"Hutch, for Chrissake," Starsky yelled, helplessly pinned in his partner's crazed grip. They lost their balance and crashed to the carpet, laughing. Starsky's shirt slipped up, and Hutch couldn't resist poking the exposed ribs.

"Damn you, Hutch. Stop it! That tickles!" He rolled away and bounced to his feet. With a wicked grin he crouched to spring, and the wrestling match was on in earnest. They were contorted into a tangle of writhing arms and legs when a familiar voice broke in.

"Hey, an orgy. Can anybody join?"

Two heads looked up and spoke together. "Jo!" They untangled hastily and got to their feet. Jo's bravado disappeared as two pairs of blue eyes gazed at her curiously. "I -- I'm sorry about last night," she stammered.

Hutch took her hands. "It's okay, Jo." He checked the rope burns on her wrists. "That was all pretty rough for you. It didn't belong in your world."

"But it does in yours?"

Starsky spoke quietly. "It doesn't belong anywhere. That's why the White Knight here keeps trying to get rid of it."

Hutch squeezed her hands. "There are still windmills to tilt, Jo, and I'm going back to take on a few."

"How can you go back to all that danger?"

Starsky snorted. "Hah, he thrives on it. If nobody was shooting at him he'd die of boredom."

Jo walked over to a chair and sat down heavily. "All these years I never realized what your job was like, Sonny. How can you stand it? Really?"

"Sometimes I reach somebody," Hutch tried to explain, "like the kid I'm Big Brother for, or a little girl who used to be an addict and kicked it, or just ordinary people who're glad somebody is trying to help. Then it's worth it."

Starsky was watching him with a mixture of pride and something indefinable. "He's saved a lot of lives, Jo. Frequently mine."

Hutch returned the gaze for a long moment before speaking. "You notice that works both ways. We keep each other alive."

They both turned toward Jo, who sat transfixed by the solemnity of the moment. Taking a step toward her, Starsky leered.

"Now, about that orgy..."

The moment exploded in laughter.

"Sonny, don't forget the lunch I packed for your trip!"

"Starsk has it in the car already, Aunt Edith. Thanks."

Hutch looked around, ostensibly to find anything he might have forgotten, but actually to wish a silent farewell to each familiar sight. The past week had become the real vacation he had been denying himself since his arrival. He, Starsk, and Jo had crammed in all the happy activities he'd always associated with this beloved place. Even after his aunt and uncle returned they'd stayed for a few days of fun, but now reality intruded into the dream, and Hutch found himself actually looking forward to leaving. He walked out to the car and stopped with a grin. Locked in a warm kiss, Starsky and Jo were oblivious to his presence.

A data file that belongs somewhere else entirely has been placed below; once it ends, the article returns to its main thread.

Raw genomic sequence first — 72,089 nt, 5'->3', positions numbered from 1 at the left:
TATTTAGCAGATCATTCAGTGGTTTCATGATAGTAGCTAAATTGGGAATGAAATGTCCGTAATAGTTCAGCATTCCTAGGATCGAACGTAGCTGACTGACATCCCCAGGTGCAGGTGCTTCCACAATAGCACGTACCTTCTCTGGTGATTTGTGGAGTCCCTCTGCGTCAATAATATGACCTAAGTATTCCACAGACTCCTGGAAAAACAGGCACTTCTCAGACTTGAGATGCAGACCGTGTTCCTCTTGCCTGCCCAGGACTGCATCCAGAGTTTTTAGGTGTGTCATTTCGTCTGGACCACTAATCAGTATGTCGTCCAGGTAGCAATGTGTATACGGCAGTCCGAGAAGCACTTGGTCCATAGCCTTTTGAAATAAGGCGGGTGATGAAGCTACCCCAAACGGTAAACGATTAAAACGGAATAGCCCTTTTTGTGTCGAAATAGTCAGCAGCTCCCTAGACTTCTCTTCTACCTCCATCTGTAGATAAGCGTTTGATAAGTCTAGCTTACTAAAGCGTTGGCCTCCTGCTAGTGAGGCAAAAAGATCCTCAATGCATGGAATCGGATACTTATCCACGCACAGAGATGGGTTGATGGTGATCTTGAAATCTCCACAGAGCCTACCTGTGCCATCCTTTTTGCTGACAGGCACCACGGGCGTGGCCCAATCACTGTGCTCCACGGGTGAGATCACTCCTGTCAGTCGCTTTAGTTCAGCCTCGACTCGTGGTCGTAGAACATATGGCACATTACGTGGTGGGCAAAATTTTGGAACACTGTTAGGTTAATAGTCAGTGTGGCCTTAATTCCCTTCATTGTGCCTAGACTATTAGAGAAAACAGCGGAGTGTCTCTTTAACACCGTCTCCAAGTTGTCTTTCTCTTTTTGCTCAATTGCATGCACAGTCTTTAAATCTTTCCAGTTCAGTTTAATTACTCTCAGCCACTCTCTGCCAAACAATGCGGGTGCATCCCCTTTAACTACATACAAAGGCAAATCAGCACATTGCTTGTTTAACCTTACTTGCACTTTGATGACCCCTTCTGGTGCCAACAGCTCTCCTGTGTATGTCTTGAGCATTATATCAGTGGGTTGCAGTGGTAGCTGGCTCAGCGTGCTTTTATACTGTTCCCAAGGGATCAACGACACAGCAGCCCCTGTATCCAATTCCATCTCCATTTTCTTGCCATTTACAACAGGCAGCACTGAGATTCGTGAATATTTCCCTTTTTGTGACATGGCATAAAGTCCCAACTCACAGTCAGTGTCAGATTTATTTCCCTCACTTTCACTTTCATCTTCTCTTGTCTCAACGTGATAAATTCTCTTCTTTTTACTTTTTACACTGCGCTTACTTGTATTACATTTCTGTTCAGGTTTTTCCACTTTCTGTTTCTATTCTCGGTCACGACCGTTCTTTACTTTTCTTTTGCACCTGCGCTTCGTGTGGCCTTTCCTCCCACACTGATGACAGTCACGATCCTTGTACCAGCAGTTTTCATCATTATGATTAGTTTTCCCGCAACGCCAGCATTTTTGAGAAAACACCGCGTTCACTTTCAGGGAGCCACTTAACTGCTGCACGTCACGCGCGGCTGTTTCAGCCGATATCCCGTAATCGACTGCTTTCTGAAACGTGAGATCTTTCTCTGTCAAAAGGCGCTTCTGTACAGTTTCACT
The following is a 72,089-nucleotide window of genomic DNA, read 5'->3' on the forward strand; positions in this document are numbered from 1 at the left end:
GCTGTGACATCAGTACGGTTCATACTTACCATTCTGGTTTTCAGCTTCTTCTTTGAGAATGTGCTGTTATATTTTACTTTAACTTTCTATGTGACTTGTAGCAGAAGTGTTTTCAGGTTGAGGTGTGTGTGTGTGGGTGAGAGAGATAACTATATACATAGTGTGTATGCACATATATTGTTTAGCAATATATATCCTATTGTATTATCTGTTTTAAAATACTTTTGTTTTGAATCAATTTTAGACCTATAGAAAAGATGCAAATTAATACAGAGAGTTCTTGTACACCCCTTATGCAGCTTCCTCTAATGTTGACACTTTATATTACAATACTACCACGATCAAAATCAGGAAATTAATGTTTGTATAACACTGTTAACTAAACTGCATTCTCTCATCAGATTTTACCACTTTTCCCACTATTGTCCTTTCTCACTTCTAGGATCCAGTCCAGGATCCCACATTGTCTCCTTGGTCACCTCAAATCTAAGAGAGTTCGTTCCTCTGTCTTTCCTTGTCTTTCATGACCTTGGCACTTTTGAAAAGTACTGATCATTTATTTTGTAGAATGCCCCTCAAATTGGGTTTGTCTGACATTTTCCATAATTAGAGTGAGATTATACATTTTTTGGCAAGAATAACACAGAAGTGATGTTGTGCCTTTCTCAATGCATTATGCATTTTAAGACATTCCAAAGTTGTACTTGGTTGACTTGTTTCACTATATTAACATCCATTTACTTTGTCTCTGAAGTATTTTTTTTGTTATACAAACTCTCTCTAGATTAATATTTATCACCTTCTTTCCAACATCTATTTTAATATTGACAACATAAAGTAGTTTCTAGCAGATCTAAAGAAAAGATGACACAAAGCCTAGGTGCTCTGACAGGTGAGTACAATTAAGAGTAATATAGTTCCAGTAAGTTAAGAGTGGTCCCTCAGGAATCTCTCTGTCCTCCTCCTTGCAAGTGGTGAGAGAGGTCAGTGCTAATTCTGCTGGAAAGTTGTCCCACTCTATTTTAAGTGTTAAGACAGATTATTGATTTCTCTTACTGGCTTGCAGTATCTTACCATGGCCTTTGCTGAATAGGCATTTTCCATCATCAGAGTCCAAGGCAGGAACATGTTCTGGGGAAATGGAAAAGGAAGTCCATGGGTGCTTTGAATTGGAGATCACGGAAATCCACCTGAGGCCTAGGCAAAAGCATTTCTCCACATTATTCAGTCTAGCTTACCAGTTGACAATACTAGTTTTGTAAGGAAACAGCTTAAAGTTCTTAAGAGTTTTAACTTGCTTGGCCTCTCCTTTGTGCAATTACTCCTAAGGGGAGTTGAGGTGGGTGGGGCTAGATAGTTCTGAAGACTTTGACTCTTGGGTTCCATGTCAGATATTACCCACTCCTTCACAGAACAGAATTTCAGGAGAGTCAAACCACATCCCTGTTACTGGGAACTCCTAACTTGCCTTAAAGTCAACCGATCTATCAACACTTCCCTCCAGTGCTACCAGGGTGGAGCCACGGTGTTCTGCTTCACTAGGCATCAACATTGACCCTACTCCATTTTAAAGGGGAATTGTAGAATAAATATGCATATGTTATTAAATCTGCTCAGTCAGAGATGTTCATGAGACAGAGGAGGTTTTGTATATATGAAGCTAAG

"My turn," Hutch said after a moment.

Lazily they broke apart, still looking into each other's eyes. With a self-satisfied smirk Starsky asked, "Do we know him?"

Jo grinned. "Sure we do. He's Don Quixote." She gave Starsky another quick kiss, then slipped out of his arms and into Hutch's for an affectionate hug. She looked up at him solemnly.

"I'm glad it all happened. I learned a lot about myself."

"We all did." Hutch released Jo and gave his aunt and uncle a hug. "Thank you for everything."

"Come back soon, Sonny."

Starsky revved the engine, and Hutch barely got the door closed before the car spun out the drive and down the road. Starsky started pointing out the sights. "There's the reservoir where you and Jo went skinnydipping. Look at the new barn at Jensen's. There's Snyder's Drugstore -- used to be McCloskey's. There's the town square where they gave the Fourth of July speeches..."

Hutch slid contentedly down in the seat and smiled. "Shut up, Starsk." He was rewarded with a satisfied grin.

As the car left the old landmarks behind and headed for the open highway west, Starsky settled comfortably into the seat. He slid his arm across the back of the seat and gave Hutch a playful punch. Welcome home, partner."

Hutch looked over at him. "Home. That sounds good, Starsk." He leaned his head back against the friendly hand and relaxed completely. "Really good."

The End